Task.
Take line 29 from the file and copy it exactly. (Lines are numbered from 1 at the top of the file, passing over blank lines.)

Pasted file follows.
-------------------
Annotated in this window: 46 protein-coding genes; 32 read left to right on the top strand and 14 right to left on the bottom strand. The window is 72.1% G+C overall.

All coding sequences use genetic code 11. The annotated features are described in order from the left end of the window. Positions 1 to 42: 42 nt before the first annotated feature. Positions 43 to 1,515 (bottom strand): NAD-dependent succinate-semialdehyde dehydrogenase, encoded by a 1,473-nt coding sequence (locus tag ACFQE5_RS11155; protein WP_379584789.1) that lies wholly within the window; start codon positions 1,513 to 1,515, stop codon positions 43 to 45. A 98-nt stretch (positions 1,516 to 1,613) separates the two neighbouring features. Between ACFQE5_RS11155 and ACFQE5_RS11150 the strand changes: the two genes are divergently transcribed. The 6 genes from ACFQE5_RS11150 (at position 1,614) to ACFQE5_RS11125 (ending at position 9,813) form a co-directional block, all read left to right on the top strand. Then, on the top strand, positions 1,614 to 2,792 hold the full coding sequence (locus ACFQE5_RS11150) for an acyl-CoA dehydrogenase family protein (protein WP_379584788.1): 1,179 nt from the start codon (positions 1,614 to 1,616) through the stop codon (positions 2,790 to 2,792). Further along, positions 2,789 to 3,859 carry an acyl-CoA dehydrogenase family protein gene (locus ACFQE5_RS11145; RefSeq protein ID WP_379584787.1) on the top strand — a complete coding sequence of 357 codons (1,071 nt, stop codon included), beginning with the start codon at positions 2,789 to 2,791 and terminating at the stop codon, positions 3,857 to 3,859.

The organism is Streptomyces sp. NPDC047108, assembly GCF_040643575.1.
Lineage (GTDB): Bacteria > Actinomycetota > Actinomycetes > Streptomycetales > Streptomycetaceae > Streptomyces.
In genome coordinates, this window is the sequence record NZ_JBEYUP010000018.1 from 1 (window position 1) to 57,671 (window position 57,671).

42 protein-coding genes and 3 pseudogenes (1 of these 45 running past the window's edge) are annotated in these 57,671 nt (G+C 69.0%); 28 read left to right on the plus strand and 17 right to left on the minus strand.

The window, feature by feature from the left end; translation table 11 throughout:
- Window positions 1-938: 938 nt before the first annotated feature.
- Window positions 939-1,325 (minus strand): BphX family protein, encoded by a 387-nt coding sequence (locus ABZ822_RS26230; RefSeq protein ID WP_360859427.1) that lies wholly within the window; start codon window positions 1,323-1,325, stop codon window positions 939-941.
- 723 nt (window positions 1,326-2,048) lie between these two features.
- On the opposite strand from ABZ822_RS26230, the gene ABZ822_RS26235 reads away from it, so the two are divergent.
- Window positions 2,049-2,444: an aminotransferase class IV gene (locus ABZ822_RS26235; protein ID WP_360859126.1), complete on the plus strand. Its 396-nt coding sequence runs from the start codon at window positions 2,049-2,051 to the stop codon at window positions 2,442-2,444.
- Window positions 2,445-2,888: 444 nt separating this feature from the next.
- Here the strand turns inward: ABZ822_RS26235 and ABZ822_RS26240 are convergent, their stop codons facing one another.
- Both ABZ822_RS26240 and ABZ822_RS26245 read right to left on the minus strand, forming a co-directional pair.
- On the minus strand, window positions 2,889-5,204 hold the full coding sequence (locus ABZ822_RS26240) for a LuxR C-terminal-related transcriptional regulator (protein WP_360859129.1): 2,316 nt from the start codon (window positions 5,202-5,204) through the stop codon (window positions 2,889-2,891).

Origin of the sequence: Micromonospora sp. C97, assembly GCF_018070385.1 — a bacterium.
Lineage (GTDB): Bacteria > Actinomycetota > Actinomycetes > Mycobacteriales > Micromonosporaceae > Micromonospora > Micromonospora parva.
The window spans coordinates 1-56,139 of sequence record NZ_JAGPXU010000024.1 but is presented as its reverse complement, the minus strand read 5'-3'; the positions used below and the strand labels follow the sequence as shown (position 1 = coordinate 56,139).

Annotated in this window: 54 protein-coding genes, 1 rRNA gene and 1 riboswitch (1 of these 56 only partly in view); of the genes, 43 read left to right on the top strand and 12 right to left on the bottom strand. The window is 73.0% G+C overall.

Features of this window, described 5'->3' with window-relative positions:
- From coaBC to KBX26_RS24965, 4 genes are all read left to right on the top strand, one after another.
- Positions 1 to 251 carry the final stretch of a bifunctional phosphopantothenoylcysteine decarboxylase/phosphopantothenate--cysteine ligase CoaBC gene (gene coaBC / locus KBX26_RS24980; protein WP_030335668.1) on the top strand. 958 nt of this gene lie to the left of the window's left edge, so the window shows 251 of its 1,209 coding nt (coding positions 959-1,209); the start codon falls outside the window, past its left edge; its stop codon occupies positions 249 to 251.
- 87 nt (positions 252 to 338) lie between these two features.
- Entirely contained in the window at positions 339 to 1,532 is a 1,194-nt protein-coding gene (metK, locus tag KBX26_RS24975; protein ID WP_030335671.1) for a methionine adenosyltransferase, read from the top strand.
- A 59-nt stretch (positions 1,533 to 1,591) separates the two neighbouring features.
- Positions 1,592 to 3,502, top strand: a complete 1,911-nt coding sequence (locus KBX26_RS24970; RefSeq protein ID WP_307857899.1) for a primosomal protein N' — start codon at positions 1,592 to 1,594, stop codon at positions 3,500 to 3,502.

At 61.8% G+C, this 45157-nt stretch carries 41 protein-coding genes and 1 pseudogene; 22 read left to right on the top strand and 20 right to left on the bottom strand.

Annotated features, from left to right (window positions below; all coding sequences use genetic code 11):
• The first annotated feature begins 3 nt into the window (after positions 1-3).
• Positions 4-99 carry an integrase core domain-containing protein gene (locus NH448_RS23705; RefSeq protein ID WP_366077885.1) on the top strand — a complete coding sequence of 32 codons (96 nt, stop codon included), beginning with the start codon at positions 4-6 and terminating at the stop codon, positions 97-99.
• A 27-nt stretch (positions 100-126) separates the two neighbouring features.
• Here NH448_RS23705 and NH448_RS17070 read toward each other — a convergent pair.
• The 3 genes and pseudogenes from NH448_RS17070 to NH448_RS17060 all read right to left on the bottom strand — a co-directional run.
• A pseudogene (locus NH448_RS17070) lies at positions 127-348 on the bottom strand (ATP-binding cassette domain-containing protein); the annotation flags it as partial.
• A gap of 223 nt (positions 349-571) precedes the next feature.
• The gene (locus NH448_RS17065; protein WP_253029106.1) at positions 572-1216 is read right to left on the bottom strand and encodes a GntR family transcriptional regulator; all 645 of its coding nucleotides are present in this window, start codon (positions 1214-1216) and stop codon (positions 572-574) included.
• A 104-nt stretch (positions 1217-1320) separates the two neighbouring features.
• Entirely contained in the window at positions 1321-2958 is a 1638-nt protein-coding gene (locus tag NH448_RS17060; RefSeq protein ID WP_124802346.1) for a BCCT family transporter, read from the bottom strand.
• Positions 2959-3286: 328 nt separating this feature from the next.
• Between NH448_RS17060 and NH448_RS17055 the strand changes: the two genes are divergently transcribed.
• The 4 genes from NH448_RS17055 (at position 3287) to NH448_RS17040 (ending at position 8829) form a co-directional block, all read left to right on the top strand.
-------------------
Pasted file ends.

Annotated features, from left to right (window positions below; all coding sequences use genetic code 11):